Chuck Norris is taking on the fight of his life. Rather than fighting ninjas or mercenaries, he's will wrangle with a truly formidable foe: the military budgeting process.
In his latest column the world-renowned action star is standing up for a world-renowned military aircraft. The A-10 Warthog, which the U.S. Air Force has long turned to for close air support, is in danger of being retired from service. That's something Chuck Norris does not want to see.
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The "Warthog" is term of endearment in the U.S. Air Force’s line up of fighter jets. Its firepower capability, speed and accuracy, frequent war use, and the oft-painted teeth on its nose cone have made it one of the military’s most popular aircraft. I am humbled and honored that many have called the Warthog: "the Chuck Norris of airplanes." But what you might not know is that its entire fleet right now runs the risk of landing in the U.S. airplane scrapyard, if the government has its way.
Technically known as the A-10 Thunderbolt, it is the U.S. Air Force’s primary low-altitude close air support aircraft. The Warthog was originally built four decades ago to destroy Soviet tanks in Europe, but has been since used in a wide range of U.S. wars and operations.
In May 2014, the 300 planes in the fleet nearly suffered a collective fatality due to the Obama administration budget cuts, which desired to cut the program to the tune of about $4 billion over a five-year period.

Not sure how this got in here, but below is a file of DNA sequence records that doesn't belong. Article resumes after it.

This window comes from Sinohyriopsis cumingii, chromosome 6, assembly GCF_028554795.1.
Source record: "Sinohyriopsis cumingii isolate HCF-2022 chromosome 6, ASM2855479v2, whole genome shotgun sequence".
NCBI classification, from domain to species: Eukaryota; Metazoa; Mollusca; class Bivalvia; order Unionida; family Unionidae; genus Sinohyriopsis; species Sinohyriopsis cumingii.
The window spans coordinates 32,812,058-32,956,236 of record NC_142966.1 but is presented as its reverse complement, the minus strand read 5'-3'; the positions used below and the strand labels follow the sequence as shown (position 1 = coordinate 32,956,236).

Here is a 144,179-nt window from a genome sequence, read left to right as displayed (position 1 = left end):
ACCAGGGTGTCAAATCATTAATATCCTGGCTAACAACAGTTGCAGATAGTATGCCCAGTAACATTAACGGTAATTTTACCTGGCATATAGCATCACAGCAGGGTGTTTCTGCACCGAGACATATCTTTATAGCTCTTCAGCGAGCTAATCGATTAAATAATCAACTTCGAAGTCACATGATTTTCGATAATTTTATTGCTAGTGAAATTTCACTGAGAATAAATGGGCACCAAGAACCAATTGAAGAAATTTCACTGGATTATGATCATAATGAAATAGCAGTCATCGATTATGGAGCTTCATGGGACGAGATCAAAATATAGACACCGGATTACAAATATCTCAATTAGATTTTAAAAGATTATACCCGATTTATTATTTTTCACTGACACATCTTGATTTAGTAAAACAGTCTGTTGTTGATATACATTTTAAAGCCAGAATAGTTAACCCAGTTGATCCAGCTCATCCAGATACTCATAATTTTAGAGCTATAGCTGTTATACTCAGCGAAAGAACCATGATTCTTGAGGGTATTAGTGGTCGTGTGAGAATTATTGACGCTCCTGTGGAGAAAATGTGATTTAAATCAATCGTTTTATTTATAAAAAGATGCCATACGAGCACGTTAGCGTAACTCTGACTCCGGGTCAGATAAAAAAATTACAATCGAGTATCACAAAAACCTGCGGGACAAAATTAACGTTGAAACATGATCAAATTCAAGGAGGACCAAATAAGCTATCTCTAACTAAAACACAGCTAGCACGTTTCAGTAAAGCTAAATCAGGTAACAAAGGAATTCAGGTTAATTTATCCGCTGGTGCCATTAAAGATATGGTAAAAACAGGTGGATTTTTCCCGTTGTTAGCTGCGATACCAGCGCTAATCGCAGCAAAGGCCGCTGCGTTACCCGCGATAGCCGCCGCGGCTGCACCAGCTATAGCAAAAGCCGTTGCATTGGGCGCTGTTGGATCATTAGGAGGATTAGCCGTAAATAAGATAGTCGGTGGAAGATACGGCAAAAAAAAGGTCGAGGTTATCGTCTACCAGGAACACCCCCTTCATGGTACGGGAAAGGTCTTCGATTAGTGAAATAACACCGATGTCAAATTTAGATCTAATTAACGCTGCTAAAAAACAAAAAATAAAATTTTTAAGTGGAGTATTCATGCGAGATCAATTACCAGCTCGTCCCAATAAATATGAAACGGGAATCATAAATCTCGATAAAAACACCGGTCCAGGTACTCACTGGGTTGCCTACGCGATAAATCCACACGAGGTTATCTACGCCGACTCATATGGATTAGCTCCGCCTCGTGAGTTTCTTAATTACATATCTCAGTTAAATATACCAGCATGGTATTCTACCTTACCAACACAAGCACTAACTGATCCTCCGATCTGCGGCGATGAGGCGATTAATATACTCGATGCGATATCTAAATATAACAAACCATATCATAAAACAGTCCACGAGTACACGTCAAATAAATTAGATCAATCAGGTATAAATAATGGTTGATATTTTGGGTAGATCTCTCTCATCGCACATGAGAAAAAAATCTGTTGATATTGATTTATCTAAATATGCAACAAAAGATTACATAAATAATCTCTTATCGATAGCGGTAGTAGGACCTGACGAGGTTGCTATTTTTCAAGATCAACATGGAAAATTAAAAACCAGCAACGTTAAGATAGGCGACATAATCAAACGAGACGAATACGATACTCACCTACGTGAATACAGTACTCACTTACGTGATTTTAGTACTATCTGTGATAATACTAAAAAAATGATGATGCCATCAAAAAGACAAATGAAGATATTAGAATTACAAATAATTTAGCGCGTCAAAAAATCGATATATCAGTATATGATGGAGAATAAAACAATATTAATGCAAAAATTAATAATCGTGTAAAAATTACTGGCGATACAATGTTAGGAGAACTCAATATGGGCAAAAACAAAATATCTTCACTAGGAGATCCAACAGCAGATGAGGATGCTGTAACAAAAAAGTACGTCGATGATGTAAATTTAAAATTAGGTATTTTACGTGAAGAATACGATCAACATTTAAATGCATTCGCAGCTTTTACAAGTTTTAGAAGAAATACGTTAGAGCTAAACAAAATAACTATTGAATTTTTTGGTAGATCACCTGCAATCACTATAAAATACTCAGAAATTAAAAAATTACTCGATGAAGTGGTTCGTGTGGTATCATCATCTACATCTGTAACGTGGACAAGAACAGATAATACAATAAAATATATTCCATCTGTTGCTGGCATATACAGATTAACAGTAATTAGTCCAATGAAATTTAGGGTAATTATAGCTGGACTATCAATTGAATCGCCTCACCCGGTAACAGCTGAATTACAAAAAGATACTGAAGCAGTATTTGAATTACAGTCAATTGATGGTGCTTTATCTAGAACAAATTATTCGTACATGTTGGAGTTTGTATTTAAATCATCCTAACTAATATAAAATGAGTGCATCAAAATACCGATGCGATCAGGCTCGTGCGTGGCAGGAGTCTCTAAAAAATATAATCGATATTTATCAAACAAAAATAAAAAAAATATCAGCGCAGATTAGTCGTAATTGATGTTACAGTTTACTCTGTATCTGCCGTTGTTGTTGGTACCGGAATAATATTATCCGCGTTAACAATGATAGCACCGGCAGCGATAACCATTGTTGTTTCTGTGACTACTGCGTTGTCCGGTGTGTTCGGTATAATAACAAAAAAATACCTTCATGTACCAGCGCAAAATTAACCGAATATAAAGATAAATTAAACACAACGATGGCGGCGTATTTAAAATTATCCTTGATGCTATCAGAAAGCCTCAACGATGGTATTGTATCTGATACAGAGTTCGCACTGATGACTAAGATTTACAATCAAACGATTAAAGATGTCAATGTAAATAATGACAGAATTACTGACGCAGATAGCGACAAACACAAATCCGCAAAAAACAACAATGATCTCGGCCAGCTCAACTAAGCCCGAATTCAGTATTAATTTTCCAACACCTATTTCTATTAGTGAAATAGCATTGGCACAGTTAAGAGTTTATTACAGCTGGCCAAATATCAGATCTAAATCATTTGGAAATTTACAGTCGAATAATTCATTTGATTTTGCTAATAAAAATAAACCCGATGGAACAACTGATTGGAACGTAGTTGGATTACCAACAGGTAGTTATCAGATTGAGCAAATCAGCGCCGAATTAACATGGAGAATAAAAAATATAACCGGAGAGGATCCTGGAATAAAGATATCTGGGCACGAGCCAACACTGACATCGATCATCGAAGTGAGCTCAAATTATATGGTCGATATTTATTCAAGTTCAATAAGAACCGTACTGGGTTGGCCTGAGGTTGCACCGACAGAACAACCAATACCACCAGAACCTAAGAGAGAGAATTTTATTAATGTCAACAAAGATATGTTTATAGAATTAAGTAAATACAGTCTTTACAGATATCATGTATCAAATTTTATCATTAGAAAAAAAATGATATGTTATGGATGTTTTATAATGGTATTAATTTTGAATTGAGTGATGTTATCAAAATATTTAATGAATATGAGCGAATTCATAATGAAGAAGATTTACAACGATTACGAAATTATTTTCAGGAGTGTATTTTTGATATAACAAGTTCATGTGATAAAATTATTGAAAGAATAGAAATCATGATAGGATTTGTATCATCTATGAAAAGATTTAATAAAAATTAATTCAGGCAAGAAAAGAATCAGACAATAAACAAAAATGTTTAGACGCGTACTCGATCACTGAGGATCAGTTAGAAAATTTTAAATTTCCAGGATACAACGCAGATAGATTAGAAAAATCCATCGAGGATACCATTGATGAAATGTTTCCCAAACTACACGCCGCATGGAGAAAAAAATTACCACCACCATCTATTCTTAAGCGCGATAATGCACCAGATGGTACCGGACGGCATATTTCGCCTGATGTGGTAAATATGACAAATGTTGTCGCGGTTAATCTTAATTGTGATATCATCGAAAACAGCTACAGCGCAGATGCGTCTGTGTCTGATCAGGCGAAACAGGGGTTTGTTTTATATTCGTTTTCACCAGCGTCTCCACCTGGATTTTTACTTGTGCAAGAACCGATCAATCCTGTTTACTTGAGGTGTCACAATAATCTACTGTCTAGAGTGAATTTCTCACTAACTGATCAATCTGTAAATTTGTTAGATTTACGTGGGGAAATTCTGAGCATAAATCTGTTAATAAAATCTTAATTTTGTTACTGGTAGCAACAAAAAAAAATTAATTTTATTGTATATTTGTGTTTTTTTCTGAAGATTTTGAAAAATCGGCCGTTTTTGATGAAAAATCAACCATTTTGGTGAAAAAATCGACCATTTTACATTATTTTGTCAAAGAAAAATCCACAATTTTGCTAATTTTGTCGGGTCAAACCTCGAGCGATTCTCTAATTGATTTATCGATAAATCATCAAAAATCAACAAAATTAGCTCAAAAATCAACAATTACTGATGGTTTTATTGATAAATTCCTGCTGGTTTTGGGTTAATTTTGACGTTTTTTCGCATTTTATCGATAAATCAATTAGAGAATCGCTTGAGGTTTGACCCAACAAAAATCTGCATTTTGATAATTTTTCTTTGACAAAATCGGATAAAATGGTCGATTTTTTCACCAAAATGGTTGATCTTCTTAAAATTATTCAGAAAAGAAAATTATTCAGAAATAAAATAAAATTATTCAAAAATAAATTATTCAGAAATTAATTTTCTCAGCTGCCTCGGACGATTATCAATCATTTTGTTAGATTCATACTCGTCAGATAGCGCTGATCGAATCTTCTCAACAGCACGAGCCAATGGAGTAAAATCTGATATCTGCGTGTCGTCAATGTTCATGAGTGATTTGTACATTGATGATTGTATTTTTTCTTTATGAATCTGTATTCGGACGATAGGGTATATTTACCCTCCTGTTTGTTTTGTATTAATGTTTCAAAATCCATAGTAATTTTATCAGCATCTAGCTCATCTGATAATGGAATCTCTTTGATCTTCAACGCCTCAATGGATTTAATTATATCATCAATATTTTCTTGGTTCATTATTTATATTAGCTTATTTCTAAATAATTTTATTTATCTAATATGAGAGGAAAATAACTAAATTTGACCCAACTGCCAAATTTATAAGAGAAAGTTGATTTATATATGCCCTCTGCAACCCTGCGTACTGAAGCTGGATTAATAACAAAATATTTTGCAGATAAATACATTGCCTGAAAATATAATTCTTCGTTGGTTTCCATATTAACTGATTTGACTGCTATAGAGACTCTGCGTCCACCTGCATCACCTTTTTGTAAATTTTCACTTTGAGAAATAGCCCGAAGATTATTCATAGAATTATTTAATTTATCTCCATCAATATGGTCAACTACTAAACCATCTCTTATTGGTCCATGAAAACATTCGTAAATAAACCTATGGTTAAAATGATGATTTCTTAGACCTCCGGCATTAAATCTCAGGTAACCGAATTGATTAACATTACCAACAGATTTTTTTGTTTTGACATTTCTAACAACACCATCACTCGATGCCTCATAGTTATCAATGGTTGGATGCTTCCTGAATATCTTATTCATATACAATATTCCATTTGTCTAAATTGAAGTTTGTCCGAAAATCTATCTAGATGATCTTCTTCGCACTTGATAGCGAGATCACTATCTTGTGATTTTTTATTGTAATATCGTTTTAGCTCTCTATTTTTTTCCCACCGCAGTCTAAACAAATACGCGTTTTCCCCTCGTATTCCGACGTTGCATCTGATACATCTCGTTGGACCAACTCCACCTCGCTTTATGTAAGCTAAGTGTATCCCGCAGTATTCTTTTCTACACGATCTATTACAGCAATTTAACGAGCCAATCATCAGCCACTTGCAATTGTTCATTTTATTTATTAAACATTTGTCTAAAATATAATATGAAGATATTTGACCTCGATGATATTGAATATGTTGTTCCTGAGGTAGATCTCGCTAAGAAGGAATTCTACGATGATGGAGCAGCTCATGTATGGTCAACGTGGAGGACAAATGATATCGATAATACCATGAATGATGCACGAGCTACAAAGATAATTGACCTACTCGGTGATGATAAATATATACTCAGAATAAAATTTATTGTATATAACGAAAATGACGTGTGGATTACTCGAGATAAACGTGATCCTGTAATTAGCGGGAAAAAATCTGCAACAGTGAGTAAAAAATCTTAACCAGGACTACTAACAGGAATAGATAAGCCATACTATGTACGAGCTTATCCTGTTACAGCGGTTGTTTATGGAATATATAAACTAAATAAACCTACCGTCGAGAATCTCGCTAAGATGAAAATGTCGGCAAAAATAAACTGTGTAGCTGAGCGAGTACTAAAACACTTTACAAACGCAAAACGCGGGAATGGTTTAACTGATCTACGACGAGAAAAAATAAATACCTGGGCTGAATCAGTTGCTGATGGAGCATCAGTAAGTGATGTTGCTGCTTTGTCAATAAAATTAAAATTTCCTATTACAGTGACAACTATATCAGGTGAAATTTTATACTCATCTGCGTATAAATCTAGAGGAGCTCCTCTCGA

But last September, Republicans in Congress temporarily saved the A-10 Thunderbolt by allowing it to join the airstrikes against ISIS in Syria and Iraq. Congress’ rationale was simple, according to the International Business Times: "Cutting it would lead to the deaths of U.S. servicemen on the ground."
Those fighting to save it, such as Sen. John McCain, R-Ariz., explained that: "the aircraft was the only U.S. jet to offer tactical and accurate support close to the ground. Other aircraft, they argued, flew too fast and too high and were not as accurate in taking out the enemy in close confines."
So Congress continued its program and use until 2015 with the help of a $635 million budget taken from its war fund. But the Warthog is back on the chopping block.
Many within the Obama administration and Department of Defense have said the A-10's time has passed and are moving to retire the plane. Chuck Norris strongly disagrees with their reasoning, however.
Those like ACC chief Gen. Herbert Carlisle might say about the A-10: "There’s only so much you can get out of that airplane. Those airplanes are gonna wear out." But that statement is true of every airplane in existence, and even the sun! The question is: Is the fleet of A-10 ready for retirement? I just celebrated my 75th birthday, but I’m nowhere near ready to head to the scrapheap. Some things improve with age, and the A-10 has done just that, too.
Chuck Norris and his wife have decided to partner with a group called "Save the A-10s" in order to raise awareness. They've even selling a shirt and donating the proceeds to charity.